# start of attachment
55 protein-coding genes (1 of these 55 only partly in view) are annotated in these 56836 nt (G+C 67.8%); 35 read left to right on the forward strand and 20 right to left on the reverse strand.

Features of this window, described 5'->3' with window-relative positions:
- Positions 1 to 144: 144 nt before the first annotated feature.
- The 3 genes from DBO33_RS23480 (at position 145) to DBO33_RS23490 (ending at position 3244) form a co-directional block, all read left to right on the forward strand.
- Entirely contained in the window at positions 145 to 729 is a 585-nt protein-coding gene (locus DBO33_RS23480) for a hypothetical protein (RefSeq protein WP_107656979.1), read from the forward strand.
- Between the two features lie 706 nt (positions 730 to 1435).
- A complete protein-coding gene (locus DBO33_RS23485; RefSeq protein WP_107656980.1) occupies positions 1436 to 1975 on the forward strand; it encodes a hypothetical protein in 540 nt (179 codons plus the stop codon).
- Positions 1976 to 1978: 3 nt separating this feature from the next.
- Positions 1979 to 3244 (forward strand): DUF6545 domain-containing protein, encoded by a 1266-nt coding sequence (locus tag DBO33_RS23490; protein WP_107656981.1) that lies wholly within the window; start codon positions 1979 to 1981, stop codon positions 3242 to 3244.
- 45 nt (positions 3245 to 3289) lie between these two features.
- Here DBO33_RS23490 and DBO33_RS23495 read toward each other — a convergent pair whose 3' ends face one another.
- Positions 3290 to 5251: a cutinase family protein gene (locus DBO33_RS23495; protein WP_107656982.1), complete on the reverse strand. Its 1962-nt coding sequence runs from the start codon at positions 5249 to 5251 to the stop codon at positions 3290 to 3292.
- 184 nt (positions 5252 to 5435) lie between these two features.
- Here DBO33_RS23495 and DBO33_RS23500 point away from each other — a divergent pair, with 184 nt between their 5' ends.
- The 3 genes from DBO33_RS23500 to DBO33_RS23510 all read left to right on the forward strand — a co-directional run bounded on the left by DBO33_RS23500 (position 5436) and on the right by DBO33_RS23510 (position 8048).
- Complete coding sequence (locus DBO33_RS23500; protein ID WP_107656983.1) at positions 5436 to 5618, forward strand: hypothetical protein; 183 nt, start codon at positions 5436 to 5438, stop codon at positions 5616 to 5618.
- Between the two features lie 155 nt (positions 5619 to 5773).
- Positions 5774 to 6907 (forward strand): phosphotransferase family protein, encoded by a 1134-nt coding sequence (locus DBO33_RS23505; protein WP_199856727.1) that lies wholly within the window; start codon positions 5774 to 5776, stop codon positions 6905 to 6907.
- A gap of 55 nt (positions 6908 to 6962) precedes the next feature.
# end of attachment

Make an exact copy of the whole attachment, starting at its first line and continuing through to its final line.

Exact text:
55 protein-coding genes (1 of these 55 only partly in view) are annotated in these 56836 nt (G+C 67.8%); 35 read left to right on the forward strand and 20 right to left on the reverse strand.

Features of this window, described 5'->3' with window-relative positions:
- Positions 1 to 144: 144 nt before the first annotated feature.
- The 3 genes from DBO33_RS23480 (at position 145) to DBO33_RS23490 (ending at position 3244) form a co-directional block, all read left to right on the forward strand.
- Entirely contained in the window at positions 145 to 729 is a 585-nt protein-coding gene (locus DBO33_RS23480) for a hypothetical protein (RefSeq protein WP_107656979.1), read from the forward strand.
- Between the two features lie 706 nt (positions 730 to 1435).
- A complete protein-coding gene (locus DBO33_RS23485; RefSeq protein WP_107656980.1) occupies positions 1436 to 1975 on the forward strand; it encodes a hypothetical protein in 540 nt (179 codons plus the stop codon).
- Positions 1976 to 1978: 3 nt separating this feature from the next.
- Positions 1979 to 3244 (forward strand): DUF6545 domain-containing protein, encoded by a 1266-nt coding sequence (locus tag DBO33_RS23490; protein WP_107656981.1) that lies wholly within the window; start codon positions 1979 to 1981, stop codon positions 3242 to 3244.
- 45 nt (positions 3245 to 3289) lie between these two features.
- Here DBO33_RS23490 and DBO33_RS23495 read toward each other — a convergent pair whose 3' ends face one another.
- Positions 3290 to 5251: a cutinase family protein gene (locus DBO33_RS23495; protein WP_107656982.1), complete on the reverse strand. Its 1962-nt coding sequence runs from the start codon at positions 5249 to 5251 to the stop codon at positions 3290 to 3292.
- 184 nt (positions 5252 to 5435) lie between these two features.
- Here DBO33_RS23495 and DBO33_RS23500 point away from each other — a divergent pair, with 184 nt between their 5' ends.
- The 3 genes from DBO33_RS23500 to DBO33_RS23510 all read left to right on the forward strand — a co-directional run bounded on the left by DBO33_RS23500 (position 5436) and on the right by DBO33_RS23510 (position 8048).
- Complete coding sequence (locus DBO33_RS23500; protein ID WP_107656983.1) at positions 5436 to 5618, forward strand: hypothetical protein; 183 nt, start codon at positions 5436 to 5438, stop codon at positions 5616 to 5618.
- Between the two features lie 155 nt (positions 5619 to 5773).
- Positions 5774 to 6907 (forward strand): phosphotransferase family protein, encoded by a 1134-nt coding sequence (locus DBO33_RS23505; protein WP_199856727.1) that lies wholly within the window; start codon positions 5774 to 5776, stop codon positions 6905 to 6907.
- A gap of 55 nt (positions 6908 to 6962) precedes the next feature.